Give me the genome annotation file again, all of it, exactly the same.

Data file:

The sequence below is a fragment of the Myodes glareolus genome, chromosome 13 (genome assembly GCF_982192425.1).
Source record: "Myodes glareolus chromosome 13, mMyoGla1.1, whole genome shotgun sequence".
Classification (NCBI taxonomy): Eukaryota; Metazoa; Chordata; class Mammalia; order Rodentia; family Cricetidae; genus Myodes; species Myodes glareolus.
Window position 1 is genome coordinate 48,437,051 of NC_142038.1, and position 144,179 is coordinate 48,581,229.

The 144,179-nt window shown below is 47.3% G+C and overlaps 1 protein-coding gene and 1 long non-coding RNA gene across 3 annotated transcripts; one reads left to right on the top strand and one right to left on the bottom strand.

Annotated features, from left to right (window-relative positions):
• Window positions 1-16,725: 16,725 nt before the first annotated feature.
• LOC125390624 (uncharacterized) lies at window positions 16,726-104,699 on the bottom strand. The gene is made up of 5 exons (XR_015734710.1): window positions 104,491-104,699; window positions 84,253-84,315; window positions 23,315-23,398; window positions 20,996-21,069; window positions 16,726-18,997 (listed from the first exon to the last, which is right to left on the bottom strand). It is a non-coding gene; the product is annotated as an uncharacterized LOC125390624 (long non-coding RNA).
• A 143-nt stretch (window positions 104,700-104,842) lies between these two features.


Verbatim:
The sequence below is a fragment of the Myodes glareolus genome, chromosome 13 (genome assembly GCF_982192425.1).
Source record: "Myodes glareolus chromosome 13, mMyoGla1.1, whole genome shotgun sequence".
Classification (NCBI taxonomy): Eukaryota; Metazoa; Chordata; class Mammalia; order Rodentia; family Cricetidae; genus Myodes; species Myodes glareolus.
Window position 1 is genome coordinate 48,437,051 of NC_142038.1, and position 144,179 is coordinate 48,581,229.

The 144,179-nt window shown below is 47.3% G+C and overlaps 1 protein-coding gene and 1 long non-coding RNA gene across 3 annotated transcripts; one reads left to right on the top strand and one right to left on the bottom strand.

Annotated features, from left to right (window-relative positions):
• Window positions 1-16,725: 16,725 nt before the first annotated feature.
• LOC125390624 (uncharacterized) lies at window positions 16,726-104,699 on the bottom strand. The gene is made up of 5 exons (XR_015734710.1): window positions 104,491-104,699; window positions 84,253-84,315; window positions 23,315-23,398; window positions 20,996-21,069; window positions 16,726-18,997 (listed from the first exon to the last, which is right to left on the bottom strand). It is a non-coding gene; the product is annotated as an uncharacterized LOC125390624 (long non-coding RNA).
• A 143-nt stretch (window positions 104,700-104,842) lies between these two features.